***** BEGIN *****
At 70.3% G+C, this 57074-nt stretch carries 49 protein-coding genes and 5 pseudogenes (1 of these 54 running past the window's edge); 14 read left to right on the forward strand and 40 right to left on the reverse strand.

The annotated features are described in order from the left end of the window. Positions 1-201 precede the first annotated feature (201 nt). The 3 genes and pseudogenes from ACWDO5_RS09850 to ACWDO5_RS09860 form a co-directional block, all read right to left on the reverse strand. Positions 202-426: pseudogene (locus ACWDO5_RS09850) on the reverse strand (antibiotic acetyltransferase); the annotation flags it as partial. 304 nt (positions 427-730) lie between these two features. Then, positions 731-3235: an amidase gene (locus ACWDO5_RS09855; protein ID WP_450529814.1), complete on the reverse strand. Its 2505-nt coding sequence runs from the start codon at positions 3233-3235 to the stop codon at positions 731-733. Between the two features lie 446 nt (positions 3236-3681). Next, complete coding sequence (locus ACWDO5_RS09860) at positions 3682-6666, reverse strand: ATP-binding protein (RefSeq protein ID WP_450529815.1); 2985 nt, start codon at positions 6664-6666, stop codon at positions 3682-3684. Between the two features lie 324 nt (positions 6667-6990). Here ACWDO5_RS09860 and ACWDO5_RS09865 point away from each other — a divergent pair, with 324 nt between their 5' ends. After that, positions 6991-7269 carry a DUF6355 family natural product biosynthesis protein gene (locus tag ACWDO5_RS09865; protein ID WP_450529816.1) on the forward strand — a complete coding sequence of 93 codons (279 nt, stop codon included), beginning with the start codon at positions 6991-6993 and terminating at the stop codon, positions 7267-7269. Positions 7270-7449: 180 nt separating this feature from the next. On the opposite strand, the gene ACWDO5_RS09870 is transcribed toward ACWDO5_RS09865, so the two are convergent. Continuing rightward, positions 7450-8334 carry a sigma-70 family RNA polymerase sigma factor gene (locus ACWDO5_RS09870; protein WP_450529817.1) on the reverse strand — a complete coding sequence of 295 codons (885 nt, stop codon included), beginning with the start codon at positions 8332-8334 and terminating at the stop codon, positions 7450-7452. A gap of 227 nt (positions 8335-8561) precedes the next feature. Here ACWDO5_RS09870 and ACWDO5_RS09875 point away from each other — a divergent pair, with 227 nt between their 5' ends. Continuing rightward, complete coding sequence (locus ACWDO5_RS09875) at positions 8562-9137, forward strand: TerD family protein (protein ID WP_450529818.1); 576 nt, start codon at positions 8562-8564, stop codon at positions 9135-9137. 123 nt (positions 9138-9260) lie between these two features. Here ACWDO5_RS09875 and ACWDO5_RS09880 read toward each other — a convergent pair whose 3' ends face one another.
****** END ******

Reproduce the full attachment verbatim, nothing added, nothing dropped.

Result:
At 70.3% G+C, this 57074-nt stretch carries 49 protein-coding genes and 5 pseudogenes (1 of these 54 running past the window's edge); 14 read left to right on the forward strand and 40 right to left on the reverse strand.

The annotated features are described in order from the left end of the window. Positions 1-201 precede the first annotated feature (201 nt). The 3 genes and pseudogenes from ACWDO5_RS09850 to ACWDO5_RS09860 form a co-directional block, all read right to left on the reverse strand. Positions 202-426: pseudogene (locus ACWDO5_RS09850) on the reverse strand (antibiotic acetyltransferase); the annotation flags it as partial. 304 nt (positions 427-730) lie between these two features. Then, positions 731-3235: an amidase gene (locus ACWDO5_RS09855; protein ID WP_450529814.1), complete on the reverse strand. Its 2505-nt coding sequence runs from the start codon at positions 3233-3235 to the stop codon at positions 731-733. Between the two features lie 446 nt (positions 3236-3681). Next, complete coding sequence (locus ACWDO5_RS09860) at positions 3682-6666, reverse strand: ATP-binding protein (RefSeq protein ID WP_450529815.1); 2985 nt, start codon at positions 6664-6666, stop codon at positions 3682-3684. Between the two features lie 324 nt (positions 6667-6990). Here ACWDO5_RS09860 and ACWDO5_RS09865 point away from each other — a divergent pair, with 324 nt between their 5' ends. After that, positions 6991-7269 carry a DUF6355 family natural product biosynthesis protein gene (locus tag ACWDO5_RS09865; protein ID WP_450529816.1) on the forward strand — a complete coding sequence of 93 codons (279 nt, stop codon included), beginning with the start codon at positions 6991-6993 and terminating at the stop codon, positions 7267-7269. Positions 7270-7449: 180 nt separating this feature from the next. On the opposite strand, the gene ACWDO5_RS09870 is transcribed toward ACWDO5_RS09865, so the two are convergent. Continuing rightward, positions 7450-8334 carry a sigma-70 family RNA polymerase sigma factor gene (locus ACWDO5_RS09870; protein WP_450529817.1) on the reverse strand — a complete coding sequence of 295 codons (885 nt, stop codon included), beginning with the start codon at positions 8332-8334 and terminating at the stop codon, positions 7450-7452. A gap of 227 nt (positions 8335-8561) precedes the next feature. Here ACWDO5_RS09870 and ACWDO5_RS09875 point away from each other — a divergent pair, with 227 nt between their 5' ends. Continuing rightward, complete coding sequence (locus ACWDO5_RS09875) at positions 8562-9137, forward strand: TerD family protein (protein ID WP_450529818.1); 576 nt, start codon at positions 8562-8564, stop codon at positions 9135-9137. 123 nt (positions 9138-9260) lie between these two features. Here ACWDO5_RS09875 and ACWDO5_RS09880 read toward each other — a convergent pair whose 3' ends face one another.